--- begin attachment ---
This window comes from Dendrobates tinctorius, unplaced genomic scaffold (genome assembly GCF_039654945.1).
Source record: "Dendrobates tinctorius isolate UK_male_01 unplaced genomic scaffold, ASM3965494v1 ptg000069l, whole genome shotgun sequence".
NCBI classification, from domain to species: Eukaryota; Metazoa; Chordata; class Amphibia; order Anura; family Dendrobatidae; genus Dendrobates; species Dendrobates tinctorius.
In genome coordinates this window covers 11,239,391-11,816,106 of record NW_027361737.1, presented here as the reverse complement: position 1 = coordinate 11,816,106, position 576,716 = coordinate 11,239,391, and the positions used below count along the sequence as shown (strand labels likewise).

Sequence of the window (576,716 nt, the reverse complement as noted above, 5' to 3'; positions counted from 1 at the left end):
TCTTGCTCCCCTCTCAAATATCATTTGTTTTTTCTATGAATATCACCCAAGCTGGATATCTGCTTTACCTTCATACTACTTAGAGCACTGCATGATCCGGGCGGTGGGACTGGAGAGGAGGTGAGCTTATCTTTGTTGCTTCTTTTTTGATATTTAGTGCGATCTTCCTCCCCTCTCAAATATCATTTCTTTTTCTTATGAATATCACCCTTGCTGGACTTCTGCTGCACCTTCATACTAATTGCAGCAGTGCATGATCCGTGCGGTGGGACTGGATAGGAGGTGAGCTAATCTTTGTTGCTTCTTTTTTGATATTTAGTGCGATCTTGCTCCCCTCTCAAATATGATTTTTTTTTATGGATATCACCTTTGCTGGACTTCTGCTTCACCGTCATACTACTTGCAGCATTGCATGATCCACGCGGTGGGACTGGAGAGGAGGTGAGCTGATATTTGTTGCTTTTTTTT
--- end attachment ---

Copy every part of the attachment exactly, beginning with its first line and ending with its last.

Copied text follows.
This window comes from Dendrobates tinctorius, unplaced genomic scaffold (genome assembly GCF_039654945.1).
Source record: "Dendrobates tinctorius isolate UK_male_01 unplaced genomic scaffold, ASM3965494v1 ptg000069l, whole genome shotgun sequence".
NCBI classification, from domain to species: Eukaryota; Metazoa; Chordata; class Amphibia; order Anura; family Dendrobatidae; genus Dendrobates; species Dendrobates tinctorius.
In genome coordinates this window covers 11,239,391-11,816,106 of record NW_027361737.1, presented here as the reverse complement: position 1 = coordinate 11,816,106, position 576,716 = coordinate 11,239,391, and the positions used below count along the sequence as shown (strand labels likewise).

Sequence of the window (576,716 nt, the reverse complement as noted above, 5' to 3'; positions counted from 1 at the left end):
TCTTGCTCCCCTCTCAAATATCATTTGTTTTTTCTATGAATATCACCCAAGCTGGATATCTGCTTTACCTTCATACTACTTAGAGCACTGCATGATCCGGGCGGTGGGACTGGAGAGGAGGTGAGCTTATCTTTGTTGCTTCTTTTTTGATATTTAGTGCGATCTTCCTCCCCTCTCAAATATCATTTCTTTTTCTTATGAATATCACCCTTGCTGGACTTCTGCTGCACCTTCATACTAATTGCAGCAGTGCATGATCCGTGCGGTGGGACTGGATAGGAGGTGAGCTAATCTTTGTTGCTTCTTTTTTGATATTTAGTGCGATCTTGCTCCCCTCTCAAATATGATTTTTTTTTATGGATATCACCTTTGCTGGACTTCTGCTTCACCGTCATACTACTTGCAGCATTGCATGATCCACGCGGTGGGACTGGAGAGGAGGTGAGCTGATATTTGTTGCTTTTTTTT